For those in the know, Australia has remained an epicenter for aggressive guitar based music. With no shortage of bands, one of the most exciting to emerge from the underground as of late is the Melbourne four-piece Pinch Points. Released in March on Exploding in Sound, their second full-length Process is a prime showcase of their Billy Childish-meets-The B52s sound and should dig in its heels in any self-respecting music critic’s year end list.
Recorded with Anna Laverty (Courtney Barnett, Nick Cave, The Peep Tempel) back in 2021, the record finds the balance between humorous social commentary and shining a light on more sobering issues—such as atrocities committed against indigenous people by the hands of the Australian government and the alarming toll the climate crisis is taking on their continent.
Listening to the record, you can hear the band operating as a gang out to achieve their righteous goals. With clean jangly guitars and ragged rhythms, you can hear the voices of members Adam Smith (vocals, guitar), Acacia Coates (vocals, bass), Isabella Orsini (drums), and Jordan Oakley (guitar) bounce off and respond as if in conversation with one another. It makes for a listen that feels connected to humanity at a ground level with no allusion to the artist being above the listener.
Ears to Feed caught up with Smith and Oakley recently to go through the tracklisting of Process to get their insights on how they wrote and recorded the album.
“Reasons to Be Anxious”
Adam: I think I started writing the words to this just as COVID was kind of showing up in Australia actually and kind of cut it started kind of coming from a perspective of the like, there’s so many things that you can do online now that like a lot of people were getting ready to go into lockdown or thinking we might be going into lockdown, which we did, obviously. But it was funny that I found it funny that everyone was really stressed about it. But there’s so many things like you can literally live your life from home, you can work from home, you can get your food, all of your groceries delivered. You have absolutely no reason to leave your house. But then, I guess it’s kind of funny because that’s where it started from. But then at this stage of the pandemic, I feel like the song comes across completely differently. Like it’s a bit of a bit of a switch I think by the time we kind of recorded it because we’ve been through a few lockdowns. I think that kind of energy got into it.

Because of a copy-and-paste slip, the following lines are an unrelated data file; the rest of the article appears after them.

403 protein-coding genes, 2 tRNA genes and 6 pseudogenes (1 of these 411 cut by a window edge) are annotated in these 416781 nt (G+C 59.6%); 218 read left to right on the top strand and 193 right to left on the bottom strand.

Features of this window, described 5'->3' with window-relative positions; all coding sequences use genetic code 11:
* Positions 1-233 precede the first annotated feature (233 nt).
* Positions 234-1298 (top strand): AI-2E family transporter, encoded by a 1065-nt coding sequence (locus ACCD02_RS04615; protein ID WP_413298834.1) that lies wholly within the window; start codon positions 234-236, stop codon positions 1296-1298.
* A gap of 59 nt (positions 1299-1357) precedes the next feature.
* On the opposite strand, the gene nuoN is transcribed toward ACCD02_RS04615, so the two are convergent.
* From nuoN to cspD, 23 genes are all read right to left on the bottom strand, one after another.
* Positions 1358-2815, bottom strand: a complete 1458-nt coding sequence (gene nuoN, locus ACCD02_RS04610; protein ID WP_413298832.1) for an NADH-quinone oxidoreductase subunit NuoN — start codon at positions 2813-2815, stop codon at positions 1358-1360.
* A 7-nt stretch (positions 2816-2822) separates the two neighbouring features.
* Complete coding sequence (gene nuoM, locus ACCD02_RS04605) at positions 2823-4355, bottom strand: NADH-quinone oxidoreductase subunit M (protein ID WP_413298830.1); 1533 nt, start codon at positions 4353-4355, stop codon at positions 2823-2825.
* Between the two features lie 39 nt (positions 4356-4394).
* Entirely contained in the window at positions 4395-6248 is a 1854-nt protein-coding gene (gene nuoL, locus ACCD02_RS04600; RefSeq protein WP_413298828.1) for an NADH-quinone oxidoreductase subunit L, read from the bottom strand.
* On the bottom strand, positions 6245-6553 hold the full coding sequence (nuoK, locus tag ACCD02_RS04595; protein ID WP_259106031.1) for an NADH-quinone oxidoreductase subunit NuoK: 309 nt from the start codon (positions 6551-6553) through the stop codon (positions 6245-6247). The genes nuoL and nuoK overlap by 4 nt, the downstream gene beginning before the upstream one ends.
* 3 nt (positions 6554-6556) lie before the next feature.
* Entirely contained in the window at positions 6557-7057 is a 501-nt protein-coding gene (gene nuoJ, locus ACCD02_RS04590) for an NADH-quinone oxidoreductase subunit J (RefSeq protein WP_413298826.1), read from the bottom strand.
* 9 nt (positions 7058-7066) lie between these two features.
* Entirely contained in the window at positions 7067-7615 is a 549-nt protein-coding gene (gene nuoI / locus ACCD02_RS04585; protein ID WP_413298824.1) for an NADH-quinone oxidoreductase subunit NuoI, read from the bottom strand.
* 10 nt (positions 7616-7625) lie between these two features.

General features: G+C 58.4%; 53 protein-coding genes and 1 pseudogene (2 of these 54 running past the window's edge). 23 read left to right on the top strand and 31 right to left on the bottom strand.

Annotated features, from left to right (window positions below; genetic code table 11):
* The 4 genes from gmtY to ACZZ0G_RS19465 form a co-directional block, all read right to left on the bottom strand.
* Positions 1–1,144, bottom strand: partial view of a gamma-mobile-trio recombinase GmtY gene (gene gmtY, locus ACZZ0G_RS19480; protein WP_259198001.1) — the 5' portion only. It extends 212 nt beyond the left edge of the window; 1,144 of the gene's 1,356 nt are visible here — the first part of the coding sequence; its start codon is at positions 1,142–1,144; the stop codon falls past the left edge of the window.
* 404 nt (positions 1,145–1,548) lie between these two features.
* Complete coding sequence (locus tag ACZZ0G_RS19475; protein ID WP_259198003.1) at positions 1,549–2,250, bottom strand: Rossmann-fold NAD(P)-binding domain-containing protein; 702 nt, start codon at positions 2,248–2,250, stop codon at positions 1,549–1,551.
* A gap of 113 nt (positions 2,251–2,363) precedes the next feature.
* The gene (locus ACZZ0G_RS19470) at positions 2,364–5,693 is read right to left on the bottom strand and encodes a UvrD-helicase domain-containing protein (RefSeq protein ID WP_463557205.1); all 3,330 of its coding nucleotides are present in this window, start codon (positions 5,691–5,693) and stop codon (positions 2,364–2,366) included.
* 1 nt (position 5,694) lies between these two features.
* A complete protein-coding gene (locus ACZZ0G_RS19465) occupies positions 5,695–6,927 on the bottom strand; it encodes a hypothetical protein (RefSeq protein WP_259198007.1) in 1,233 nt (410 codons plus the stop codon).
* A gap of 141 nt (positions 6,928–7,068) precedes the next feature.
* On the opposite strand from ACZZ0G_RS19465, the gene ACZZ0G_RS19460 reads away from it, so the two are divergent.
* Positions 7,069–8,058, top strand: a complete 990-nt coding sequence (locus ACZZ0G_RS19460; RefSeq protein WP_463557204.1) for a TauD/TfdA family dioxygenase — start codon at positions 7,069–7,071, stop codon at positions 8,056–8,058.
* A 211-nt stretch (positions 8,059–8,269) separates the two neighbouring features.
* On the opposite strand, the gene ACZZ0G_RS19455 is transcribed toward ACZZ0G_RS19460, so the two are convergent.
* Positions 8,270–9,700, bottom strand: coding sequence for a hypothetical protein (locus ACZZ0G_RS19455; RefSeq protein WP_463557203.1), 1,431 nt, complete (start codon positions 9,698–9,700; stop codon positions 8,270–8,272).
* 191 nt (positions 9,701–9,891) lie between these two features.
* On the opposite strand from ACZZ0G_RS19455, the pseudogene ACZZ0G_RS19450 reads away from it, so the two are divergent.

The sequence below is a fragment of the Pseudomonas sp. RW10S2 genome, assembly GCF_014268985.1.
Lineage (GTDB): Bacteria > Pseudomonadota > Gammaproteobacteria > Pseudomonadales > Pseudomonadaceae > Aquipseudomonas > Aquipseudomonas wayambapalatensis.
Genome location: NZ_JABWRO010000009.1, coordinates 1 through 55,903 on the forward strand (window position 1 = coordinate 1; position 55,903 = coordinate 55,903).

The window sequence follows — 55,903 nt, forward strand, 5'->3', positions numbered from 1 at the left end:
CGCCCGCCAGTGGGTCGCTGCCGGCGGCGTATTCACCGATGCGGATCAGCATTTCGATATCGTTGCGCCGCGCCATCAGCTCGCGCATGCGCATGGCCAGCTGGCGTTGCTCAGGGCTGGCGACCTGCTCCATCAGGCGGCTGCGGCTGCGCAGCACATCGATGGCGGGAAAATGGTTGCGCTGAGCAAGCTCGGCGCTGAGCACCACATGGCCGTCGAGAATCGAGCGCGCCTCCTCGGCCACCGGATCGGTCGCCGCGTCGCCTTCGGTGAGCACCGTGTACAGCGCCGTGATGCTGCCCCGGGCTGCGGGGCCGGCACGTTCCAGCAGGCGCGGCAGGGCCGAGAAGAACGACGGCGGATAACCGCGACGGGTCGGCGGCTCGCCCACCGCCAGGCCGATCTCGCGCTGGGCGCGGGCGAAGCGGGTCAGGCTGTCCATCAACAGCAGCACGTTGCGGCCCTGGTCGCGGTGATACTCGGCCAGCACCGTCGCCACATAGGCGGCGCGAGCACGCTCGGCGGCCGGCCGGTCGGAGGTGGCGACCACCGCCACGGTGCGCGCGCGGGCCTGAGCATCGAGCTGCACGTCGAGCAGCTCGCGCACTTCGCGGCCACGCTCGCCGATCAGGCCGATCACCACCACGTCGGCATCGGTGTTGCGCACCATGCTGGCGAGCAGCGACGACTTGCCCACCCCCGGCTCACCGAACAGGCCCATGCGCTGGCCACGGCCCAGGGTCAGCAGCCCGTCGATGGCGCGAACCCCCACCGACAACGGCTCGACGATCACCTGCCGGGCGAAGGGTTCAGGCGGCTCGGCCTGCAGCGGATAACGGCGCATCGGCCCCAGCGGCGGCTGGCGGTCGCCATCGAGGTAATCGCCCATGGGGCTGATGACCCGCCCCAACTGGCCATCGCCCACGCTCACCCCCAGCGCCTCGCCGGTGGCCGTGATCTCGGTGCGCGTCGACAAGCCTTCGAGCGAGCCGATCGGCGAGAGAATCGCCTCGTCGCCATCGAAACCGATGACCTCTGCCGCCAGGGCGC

Jordan: It started as a COVID inspired song but containing other things. It wasn’t always just COVID song. But then, once we’d been through the pandemic, yeah, it changed to be generally a bit more about anxiety. For a lot of people, that seemed relatable. I think there’s always going to be a bit of a pandemic element, but we also really didn’t want it to be a COVID-y song because when it came out, I think we’re all very, very sick of just talking about it and wanted to try to not think about it. That’s why we made the video clip that was just a friend dancing because I feel like that’s just gonna sum it up. It’s fucking wild. Let’s just dance and have fun.
Adam: Oh, yeah. This was an Acacia song. The whole thing.
Jordan: An Acacia special.